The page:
Food-service giant McDonald’s is leveraging the Alibaba Business Operating System – the e-commerce titan’s one-stop answer to brands’ digitization needs – to beef up its omnichannel presence ahead of the 11.11 Global Shopping Festival.
McDonald’s, already an iconic global brand, and one that has had strong success in China since launching in 1990, said tapping the ABOS solution means more seamless online-to-offline experiences across Alibaba’s universe of apps, offering the brand new touchpoints with its hungry fans wherever they are.
Starting October, more than a billion Alipay users will be able to join the McDonald’s China loyalty program through the app. With a simple login and a few taps on their phones, Alipay users can, for example, preorder a Big Mac to pick up at a nearby store or have it delivered home. A new Alipay feature also allows them to get e-vouchers and special deals from the McDonald’s flagship store on Tmall, Alibaba’s B2C e-commerce site, which the chain also uses to launch engaging branded content, including short videos, livestreaming programs and interative pop-ups.
“Deepening the integration of analytics across channels can help us bring customers a more-seamless experience, whether they’re online or offline, when at our restuarants or at home,” said Christine Xu, vice president and CMO of McDonald’s China. “We look forward to continue working with Alibaba to uncover new demands and elevate the customer experience in even more innovative ways.”
As part of the collaboration, Alibaba will also create a dedicated platform for McDonald’s to access all the analytics generated in its ecosystem to help it better spot emerging trends, improve experiences and strengthen customer loyalty.
Marking 30 years since McDonald’s first entered the mainland Chinese market in 1990, the chain now oversees more than 3,600 brick-and-mortar stores in the country, with plans to open 430 more by year-end. Last year, it served more than 1 billion customers in the country.
Rocket Fuel for Business Growth
Alibaba Group launched ABOS last Janurary to empower traditional retailers to accelerate their digital transformations and sharpen their competitive edge in the world’s second-largest economy. A cross-functional team at Alibaba streamlines internal workflows for partners, helping them harness all the services available in the company’s ecosystem, whether it’s retail, payment, digital marketing, logistics, cloud computing or on-demand local services.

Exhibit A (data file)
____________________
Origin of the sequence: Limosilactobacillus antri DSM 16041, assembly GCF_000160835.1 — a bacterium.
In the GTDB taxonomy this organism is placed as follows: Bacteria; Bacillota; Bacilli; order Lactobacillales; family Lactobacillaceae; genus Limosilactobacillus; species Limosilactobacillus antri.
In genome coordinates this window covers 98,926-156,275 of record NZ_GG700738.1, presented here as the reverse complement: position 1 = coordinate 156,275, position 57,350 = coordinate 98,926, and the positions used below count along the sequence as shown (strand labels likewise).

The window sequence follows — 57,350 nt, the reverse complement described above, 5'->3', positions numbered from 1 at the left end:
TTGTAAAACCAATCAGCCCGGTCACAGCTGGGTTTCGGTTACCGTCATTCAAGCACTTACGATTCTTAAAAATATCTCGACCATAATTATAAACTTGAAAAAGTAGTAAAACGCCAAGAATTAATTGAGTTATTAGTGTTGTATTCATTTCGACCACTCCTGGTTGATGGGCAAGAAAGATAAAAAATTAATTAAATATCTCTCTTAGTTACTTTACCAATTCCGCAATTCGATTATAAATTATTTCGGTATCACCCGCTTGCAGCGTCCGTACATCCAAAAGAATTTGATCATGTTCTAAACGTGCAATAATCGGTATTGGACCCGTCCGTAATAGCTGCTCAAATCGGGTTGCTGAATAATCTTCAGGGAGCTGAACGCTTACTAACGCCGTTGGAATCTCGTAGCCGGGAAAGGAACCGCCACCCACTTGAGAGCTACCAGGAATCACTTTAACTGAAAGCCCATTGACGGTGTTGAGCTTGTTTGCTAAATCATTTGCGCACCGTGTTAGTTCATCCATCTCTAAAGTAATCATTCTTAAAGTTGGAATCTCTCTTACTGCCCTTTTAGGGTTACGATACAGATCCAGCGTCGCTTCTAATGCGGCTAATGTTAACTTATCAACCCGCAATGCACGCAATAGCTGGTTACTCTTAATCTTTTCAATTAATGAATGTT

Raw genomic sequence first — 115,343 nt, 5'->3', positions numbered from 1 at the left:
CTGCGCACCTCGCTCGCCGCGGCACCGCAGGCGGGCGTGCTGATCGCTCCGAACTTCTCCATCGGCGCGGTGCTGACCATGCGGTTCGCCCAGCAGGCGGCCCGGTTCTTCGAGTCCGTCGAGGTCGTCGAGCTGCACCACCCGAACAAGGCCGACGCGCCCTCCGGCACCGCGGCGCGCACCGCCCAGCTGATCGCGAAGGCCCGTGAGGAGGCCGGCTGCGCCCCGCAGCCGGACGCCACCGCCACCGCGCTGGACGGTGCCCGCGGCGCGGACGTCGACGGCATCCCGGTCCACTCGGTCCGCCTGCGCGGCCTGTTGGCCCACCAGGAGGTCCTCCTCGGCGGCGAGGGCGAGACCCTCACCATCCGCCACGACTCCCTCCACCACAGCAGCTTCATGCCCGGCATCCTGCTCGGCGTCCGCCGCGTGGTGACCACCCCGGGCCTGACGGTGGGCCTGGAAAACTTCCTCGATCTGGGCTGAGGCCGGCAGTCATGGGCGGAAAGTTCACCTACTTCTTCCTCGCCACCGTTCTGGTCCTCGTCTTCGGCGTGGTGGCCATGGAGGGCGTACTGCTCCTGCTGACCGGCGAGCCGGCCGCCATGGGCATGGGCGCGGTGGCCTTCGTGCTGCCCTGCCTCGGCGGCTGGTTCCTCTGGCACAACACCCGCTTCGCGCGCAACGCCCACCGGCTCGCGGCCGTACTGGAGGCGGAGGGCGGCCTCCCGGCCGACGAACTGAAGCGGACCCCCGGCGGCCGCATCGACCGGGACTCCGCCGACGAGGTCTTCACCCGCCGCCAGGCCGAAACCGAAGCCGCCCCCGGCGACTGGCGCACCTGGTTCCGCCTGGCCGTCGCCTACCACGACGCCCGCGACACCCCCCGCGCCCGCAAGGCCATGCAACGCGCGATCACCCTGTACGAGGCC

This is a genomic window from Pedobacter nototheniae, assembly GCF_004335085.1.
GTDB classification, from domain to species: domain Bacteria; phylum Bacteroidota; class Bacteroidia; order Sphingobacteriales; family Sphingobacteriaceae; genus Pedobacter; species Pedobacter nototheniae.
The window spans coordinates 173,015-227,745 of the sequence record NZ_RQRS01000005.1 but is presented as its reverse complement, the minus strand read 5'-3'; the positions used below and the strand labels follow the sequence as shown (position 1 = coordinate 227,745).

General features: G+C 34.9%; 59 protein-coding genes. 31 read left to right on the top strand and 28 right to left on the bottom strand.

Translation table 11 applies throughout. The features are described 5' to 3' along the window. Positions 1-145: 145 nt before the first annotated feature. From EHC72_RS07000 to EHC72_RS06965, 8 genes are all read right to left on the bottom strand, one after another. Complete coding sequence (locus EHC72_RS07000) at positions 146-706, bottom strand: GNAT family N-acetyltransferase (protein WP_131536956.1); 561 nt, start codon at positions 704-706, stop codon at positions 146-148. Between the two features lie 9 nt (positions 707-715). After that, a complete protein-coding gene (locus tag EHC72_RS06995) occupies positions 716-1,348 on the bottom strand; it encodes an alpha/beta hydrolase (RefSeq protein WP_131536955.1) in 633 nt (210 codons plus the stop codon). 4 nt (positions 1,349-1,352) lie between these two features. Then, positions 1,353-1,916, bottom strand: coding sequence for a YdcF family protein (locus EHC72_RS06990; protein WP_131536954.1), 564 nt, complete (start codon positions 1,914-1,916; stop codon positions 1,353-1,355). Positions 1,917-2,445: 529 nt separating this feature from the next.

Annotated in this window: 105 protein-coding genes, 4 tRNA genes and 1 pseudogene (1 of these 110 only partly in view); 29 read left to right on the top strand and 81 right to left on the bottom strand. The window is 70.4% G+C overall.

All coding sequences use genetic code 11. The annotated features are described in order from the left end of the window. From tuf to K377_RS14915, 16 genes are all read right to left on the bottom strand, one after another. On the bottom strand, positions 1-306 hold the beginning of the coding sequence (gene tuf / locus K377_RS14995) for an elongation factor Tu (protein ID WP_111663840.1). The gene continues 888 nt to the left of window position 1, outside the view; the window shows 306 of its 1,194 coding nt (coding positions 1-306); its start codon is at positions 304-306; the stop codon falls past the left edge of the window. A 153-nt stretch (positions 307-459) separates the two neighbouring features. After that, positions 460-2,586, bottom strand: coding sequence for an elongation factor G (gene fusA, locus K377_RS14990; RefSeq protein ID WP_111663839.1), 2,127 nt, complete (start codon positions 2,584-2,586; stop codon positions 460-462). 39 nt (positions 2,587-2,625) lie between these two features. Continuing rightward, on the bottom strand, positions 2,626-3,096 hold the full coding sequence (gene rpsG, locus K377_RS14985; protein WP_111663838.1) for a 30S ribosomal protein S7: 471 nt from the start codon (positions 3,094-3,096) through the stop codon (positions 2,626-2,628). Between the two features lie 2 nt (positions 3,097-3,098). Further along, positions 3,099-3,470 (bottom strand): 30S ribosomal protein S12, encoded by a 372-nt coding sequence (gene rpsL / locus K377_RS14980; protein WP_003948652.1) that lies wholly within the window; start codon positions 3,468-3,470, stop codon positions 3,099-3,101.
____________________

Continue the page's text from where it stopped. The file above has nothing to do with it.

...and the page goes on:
McDonald’s is not the only food-and-beverage brand that has opted into ABOS to expedite its digital transformation and growth. Among the first brands to pilot the ABOS solution was Starbucks in 2018, when the Seattle-based coffee company announced a new virtual store that could be accessed across Alibaba’s apps, and that Ele.me, China’s leading on-demand delivery service owned by Alibaba, would be its exclusive delivery partner for the market.
Starbucks has become one of the biggest success stories of an American brand in China, and its quickness in adapting to the changing consumption pattern and lifestyle of Chinese consumers has played a role. Since opening its first China store in 1999, it has enticed the nation of committed tea-drinkers to embrace coffee. Now, Starbucks is the country’s largest coffee chain. It aims to operate 6,000 stores in 230 cities by 2022, up from about 4,400 stores today.
But the coffee chain isn’t stopping there. It wants to take its consumer reach to the next level in China, so the Starbucks experience doesn’t end when consumers walk out of its brick-and-mortar stores. That’s where its collaboration with Alibaba comes in: Ele.me’s fleet of riders now supports Starbucks deliveries countrywide, while also helping ensure food quality for the brand by using special temperature-controlled containers and spill-proof packaging. Starbucks is also working with Alibaba’s New Retail-powered Freshippo supermarkets to pilot self-serve coffee kiosks and further expand the reach and speed of its delivery service. Other recent collaborations include Alibaba A.I. Labs’ voice-ordering technology – which allows people to order drinks through the Tmall Genie smart speaker – and an in-store pick-up feature that supports preordering across Alibaba’s various mobile apps.
Exceeding Expectations in the Digital Era
ABOS is all about helping brands strengthen their digital capabilities – whether they’re big and established companies, or small and medium-sized enterprises. Digitization for brands means being able to unlock new forms of demand and new levels of engagement. For some companies and brands, it means a complete retooling of their operations and digital presence. For others, a simple tweak to the way consumers engage with their apps could mean an extra daily cup of coffee or a few more products in the basket at checkout.